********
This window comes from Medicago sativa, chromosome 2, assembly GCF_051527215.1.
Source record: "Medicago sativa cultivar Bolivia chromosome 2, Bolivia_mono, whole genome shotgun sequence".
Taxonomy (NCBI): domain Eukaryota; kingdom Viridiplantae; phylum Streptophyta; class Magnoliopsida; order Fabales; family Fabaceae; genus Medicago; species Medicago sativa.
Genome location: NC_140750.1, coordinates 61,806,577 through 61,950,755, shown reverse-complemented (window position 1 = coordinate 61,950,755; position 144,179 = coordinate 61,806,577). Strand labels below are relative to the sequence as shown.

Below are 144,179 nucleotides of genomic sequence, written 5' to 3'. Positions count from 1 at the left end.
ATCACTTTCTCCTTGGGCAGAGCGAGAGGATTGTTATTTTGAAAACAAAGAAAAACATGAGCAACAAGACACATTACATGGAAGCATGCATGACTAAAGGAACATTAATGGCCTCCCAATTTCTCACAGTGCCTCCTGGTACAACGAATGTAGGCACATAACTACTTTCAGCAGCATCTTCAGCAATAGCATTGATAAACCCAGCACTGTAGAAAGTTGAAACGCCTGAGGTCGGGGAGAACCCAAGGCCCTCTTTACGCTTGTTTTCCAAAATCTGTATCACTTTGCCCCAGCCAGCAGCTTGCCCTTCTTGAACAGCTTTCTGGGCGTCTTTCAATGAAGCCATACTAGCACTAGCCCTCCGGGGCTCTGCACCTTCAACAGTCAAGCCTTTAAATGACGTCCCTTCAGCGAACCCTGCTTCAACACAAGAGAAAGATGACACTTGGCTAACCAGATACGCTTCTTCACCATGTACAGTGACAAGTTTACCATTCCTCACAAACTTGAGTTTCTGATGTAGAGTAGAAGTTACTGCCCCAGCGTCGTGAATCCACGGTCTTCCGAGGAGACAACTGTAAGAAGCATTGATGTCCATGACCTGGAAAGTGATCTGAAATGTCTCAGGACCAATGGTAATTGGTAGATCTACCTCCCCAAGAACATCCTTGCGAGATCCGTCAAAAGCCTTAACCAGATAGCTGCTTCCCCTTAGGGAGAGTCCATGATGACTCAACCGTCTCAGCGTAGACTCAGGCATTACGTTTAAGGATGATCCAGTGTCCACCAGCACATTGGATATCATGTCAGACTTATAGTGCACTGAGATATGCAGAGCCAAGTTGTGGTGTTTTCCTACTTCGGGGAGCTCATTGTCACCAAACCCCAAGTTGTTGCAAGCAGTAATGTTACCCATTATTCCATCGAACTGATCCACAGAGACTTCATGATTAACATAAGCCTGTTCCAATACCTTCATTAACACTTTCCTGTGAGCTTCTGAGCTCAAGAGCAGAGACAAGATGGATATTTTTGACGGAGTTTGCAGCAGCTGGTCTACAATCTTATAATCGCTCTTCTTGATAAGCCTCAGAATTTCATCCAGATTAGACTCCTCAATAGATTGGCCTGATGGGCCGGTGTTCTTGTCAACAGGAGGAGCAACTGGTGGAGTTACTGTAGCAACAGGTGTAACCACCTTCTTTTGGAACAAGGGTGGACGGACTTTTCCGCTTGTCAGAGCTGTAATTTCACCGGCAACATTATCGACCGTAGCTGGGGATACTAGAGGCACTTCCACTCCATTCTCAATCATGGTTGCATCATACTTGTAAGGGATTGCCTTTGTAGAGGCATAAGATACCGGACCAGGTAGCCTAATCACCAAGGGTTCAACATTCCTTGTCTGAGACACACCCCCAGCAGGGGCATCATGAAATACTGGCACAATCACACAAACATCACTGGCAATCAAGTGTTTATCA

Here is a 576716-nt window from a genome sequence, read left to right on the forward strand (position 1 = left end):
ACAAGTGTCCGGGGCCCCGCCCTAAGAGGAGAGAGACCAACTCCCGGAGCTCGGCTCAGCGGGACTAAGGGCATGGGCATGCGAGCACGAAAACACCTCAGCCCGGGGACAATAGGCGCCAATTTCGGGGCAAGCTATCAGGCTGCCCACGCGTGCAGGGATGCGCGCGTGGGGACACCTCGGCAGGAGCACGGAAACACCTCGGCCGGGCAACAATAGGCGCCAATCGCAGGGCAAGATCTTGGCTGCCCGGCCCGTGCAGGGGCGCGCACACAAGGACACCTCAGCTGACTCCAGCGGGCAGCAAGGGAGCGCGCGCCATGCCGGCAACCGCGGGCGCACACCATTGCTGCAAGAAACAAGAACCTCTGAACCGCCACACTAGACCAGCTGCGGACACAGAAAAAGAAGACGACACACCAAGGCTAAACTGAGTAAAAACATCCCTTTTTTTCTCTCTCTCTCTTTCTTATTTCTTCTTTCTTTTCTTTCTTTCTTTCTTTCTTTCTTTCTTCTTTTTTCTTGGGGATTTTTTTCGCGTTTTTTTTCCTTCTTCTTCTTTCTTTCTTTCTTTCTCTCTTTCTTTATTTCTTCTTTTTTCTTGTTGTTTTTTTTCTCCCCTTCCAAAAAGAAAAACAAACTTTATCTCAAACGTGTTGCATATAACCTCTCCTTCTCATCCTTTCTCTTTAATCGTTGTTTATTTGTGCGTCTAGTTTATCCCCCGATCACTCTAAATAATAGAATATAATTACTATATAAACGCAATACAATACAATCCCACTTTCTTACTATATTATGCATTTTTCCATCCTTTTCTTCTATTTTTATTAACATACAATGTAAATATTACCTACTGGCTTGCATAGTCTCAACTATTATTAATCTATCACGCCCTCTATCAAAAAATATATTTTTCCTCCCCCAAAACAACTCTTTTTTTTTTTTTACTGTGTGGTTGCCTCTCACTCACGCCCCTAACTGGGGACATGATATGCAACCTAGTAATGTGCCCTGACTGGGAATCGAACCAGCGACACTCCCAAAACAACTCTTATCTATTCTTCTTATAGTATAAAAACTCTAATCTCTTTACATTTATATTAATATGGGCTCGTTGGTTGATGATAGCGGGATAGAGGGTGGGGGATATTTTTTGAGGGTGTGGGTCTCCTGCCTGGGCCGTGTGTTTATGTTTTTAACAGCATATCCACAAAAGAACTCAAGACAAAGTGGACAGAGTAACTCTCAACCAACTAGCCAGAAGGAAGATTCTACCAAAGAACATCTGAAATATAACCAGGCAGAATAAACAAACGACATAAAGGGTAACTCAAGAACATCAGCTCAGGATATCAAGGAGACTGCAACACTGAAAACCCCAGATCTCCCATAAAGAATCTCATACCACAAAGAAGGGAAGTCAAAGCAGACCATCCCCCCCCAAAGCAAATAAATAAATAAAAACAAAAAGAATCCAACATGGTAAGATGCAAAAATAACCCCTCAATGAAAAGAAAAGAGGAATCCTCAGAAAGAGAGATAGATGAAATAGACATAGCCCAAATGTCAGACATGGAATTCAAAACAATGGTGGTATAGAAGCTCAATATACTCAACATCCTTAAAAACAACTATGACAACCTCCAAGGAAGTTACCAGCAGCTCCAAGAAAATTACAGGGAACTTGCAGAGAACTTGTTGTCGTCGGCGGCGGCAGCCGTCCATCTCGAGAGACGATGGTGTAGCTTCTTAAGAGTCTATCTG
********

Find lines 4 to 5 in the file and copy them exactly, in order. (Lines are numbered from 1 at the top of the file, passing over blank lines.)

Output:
Genome location: NC_140750.1, coordinates 61,806,577 through 61,950,755, shown reverse-complemented (window position 1 = coordinate 61,950,755; position 144,179 = coordinate 61,806,577). Strand labels below are relative to the sequence as shown.

Below are 144,179 nucleotides of genomic sequence, written 5' to 3'. Positions count from 1 at the left end.